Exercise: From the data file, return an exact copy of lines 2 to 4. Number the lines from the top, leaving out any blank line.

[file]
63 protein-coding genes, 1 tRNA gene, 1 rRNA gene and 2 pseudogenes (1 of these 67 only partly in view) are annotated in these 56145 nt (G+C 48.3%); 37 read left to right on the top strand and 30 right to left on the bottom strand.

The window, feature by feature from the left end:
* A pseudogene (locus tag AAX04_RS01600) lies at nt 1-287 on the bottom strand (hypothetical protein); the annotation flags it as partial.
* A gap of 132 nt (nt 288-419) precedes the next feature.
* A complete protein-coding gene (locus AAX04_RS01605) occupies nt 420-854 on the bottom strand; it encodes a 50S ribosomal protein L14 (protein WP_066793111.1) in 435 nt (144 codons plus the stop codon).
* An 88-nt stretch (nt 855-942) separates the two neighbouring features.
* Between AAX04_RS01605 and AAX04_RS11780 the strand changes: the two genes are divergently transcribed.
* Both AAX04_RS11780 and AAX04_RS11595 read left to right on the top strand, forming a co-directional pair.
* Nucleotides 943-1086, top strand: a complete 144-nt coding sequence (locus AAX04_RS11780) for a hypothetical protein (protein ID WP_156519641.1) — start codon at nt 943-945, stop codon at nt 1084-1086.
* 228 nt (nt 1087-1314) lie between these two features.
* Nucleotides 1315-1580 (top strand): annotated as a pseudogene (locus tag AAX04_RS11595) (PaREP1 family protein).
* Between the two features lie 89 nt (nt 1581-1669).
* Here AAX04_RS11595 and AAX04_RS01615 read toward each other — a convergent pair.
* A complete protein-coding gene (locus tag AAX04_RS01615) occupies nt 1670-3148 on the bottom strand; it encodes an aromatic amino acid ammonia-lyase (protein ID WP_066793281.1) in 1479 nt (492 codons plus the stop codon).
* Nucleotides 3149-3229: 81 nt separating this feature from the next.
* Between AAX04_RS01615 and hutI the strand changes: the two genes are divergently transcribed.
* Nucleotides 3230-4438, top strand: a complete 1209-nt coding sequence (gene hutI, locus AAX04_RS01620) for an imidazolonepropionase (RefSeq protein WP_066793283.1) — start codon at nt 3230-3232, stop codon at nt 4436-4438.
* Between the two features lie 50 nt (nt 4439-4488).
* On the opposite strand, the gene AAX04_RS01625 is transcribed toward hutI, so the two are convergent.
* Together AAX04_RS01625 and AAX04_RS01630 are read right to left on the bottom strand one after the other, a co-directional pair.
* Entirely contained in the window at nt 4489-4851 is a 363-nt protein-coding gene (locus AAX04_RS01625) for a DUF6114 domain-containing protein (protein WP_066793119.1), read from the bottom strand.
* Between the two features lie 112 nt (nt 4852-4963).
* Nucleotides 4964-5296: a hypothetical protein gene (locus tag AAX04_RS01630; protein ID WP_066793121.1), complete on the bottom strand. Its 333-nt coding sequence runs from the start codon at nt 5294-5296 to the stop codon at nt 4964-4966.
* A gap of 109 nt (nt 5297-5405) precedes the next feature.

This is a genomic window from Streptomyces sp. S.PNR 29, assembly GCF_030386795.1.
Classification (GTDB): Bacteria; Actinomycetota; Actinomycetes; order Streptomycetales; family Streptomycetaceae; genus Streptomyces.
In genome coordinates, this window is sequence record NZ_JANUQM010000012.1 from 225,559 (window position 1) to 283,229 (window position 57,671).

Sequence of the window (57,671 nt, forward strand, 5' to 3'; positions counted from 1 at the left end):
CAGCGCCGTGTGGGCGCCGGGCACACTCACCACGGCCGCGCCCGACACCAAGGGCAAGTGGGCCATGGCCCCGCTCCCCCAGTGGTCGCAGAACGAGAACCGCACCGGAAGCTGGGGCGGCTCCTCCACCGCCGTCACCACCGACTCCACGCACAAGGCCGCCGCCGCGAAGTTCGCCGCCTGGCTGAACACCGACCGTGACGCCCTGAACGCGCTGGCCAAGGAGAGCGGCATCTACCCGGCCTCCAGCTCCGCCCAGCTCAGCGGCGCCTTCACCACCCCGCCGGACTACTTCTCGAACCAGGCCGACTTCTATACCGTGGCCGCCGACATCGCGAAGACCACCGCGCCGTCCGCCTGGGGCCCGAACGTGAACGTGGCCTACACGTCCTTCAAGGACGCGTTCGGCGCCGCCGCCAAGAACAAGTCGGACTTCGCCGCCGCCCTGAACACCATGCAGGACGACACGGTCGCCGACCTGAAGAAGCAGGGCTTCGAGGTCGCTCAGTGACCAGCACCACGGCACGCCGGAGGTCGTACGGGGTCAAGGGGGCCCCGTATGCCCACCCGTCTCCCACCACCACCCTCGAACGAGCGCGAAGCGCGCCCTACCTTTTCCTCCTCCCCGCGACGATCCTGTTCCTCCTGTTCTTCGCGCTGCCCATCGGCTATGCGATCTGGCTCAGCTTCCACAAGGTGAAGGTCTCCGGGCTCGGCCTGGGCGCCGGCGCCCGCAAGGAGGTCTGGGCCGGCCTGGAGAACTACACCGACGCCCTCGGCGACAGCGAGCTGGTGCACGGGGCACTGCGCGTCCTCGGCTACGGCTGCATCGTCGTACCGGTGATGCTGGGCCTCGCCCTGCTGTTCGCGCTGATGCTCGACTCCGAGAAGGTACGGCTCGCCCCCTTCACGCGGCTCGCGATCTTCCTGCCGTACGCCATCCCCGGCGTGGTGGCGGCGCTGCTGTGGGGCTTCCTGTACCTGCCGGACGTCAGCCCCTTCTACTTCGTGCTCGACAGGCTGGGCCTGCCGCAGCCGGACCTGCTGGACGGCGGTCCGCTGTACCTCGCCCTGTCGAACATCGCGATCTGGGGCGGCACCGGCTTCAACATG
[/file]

The window, feature by feature from the left end:
* A pseudogene (locus tag AAX04_RS01600) lies at nt 1-287 on the bottom strand (hypothetical protein); the annotation flags it as partial.
* A gap of 132 nt (nt 288-419) precedes the next feature.